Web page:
A pair of stereo speakers with Clear Phase and xLoud technologies line the back of the Tablet S as well. These put out decent sound and get loud enough to watch videos and listen to music, but not so loud that you'll fill a room with volume. More often than not, we found ourselves cranking the volume to 10 (they don't go to 11).
Apple may have a vendetta against expandable storage, I/O ports, and Adobe Flash, but most Android devices don't, and all three are included with the Tablet S. On one of the sides you'll find a 3.5mm headphone jack flanked by a mini-USB port and a full size SD card slot hidden behind a pull-away flap. Noticeably absent is HDMI output, a disappointing omission in a high-dollar tablet. It's also interesting that Sony opted for a full size SD card slot instead of a microSD slot, the latter of which is more commonly found on tablets.
Underneath the shell is a non-removable battery rated for up to 8 hours of continuous reading or 7.5 hours of video playback, both with wireless turned off and presumably with the brightness not cranked all the way up. The battery is non-removable because you can't take the back cover off, not without ripping into it and nullifying the warranty.
Over on the other side is the power button and volume Up/Down buttons, the latter of which are completely absent on the Kindle Fire. We like Sony's placement here, and we especially dig the decision to wedge them underneath the flap where it's all but impossible to accidentally press one of them, no matter how you hold the Tablet S. If you do manage to nudge one of the buttons by accident, there's a good chance you're doing something wrong, or have tentacles instead of fingers.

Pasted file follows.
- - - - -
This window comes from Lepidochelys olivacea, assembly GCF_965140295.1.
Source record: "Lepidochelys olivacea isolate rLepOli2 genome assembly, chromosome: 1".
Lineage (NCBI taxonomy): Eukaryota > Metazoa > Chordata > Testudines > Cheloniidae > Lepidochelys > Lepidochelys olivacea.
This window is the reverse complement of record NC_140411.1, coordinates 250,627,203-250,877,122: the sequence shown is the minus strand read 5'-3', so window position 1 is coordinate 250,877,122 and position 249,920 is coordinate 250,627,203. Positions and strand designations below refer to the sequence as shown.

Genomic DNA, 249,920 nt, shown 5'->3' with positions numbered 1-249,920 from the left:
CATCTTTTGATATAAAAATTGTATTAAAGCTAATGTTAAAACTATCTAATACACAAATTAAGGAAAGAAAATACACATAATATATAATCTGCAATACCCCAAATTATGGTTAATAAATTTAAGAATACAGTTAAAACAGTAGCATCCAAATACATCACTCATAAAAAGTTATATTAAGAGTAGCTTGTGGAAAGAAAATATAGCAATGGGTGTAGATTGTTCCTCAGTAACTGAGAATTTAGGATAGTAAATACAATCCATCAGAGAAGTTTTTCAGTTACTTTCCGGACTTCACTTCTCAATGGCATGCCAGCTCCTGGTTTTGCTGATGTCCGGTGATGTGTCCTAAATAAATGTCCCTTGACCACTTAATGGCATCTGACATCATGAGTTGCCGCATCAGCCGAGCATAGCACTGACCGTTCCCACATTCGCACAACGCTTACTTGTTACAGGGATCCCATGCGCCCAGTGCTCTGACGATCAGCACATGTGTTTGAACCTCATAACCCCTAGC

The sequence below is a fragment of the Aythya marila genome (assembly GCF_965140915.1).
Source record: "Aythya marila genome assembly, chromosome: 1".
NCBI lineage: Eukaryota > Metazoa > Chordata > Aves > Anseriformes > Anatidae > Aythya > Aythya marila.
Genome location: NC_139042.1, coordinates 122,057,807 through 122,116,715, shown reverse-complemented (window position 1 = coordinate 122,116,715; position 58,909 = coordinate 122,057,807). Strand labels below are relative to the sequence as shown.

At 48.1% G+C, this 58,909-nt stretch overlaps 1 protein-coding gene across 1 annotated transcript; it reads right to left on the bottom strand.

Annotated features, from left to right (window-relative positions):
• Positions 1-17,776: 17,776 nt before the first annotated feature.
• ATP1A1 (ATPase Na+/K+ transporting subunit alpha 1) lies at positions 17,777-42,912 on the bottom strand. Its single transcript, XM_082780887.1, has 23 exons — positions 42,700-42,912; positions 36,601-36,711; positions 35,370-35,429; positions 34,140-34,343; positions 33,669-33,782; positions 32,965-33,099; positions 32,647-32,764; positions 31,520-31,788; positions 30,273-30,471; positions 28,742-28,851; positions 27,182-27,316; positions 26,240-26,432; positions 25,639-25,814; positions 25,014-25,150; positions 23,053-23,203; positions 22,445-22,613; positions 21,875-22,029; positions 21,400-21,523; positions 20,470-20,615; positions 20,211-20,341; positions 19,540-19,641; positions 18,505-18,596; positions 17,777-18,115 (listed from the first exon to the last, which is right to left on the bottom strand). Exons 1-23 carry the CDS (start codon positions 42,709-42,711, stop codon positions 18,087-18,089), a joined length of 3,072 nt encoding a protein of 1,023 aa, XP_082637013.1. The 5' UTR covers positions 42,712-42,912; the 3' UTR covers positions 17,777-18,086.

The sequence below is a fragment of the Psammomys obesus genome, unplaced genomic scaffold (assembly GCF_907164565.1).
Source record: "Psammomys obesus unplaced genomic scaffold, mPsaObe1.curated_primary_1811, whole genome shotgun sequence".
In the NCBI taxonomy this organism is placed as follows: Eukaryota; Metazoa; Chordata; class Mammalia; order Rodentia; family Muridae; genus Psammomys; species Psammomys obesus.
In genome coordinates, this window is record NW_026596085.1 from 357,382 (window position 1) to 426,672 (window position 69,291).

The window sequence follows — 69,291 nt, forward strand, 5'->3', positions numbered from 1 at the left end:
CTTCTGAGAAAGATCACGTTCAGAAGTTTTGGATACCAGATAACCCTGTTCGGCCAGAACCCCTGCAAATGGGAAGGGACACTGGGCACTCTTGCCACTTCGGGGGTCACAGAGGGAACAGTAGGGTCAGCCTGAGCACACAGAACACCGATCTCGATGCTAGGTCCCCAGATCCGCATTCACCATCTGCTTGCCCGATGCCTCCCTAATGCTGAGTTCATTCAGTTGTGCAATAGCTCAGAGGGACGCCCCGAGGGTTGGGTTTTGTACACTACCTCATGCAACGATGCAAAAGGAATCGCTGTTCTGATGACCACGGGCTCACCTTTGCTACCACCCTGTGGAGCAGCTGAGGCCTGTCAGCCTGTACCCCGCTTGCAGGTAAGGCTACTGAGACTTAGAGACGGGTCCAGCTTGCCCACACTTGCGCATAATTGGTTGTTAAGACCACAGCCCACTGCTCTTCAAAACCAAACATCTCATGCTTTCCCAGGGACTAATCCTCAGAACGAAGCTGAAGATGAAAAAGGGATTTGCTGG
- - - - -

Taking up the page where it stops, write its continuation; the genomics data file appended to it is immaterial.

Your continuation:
|User Interface & Software|
|Mmm, doesn't a freshly unwrapped Ice Cream Sandwich sound delightful? You bet it does, and we're not talking about the kind you get at your local dairy mart, we mean Android 4.0. But before you get too excited, you won't find ICS on Sony's Tablet S, not yet anyway (we're such teases). What you do get is the latest build of Honeycomb, Android 3.2.1, just like every other cutting edge Android tablet. Android 4.0 will begin rolling out to devices in early 2012, though Sony has kept quiet on when or if ICS will land on the Tablet S.
Armed with an Nvidia Tegra 2 dual-core processor clocked at 1GHz and 1GB of RAM, it takes about 38 seconds to boot to the lock screen and 11 seconds to fully shut down. The home screen isn't cluttered with a ton of bloat, just a few Sony-specific programs and your standard fare icons, like YouTube, Gmail, Google Maps, and the Android Market.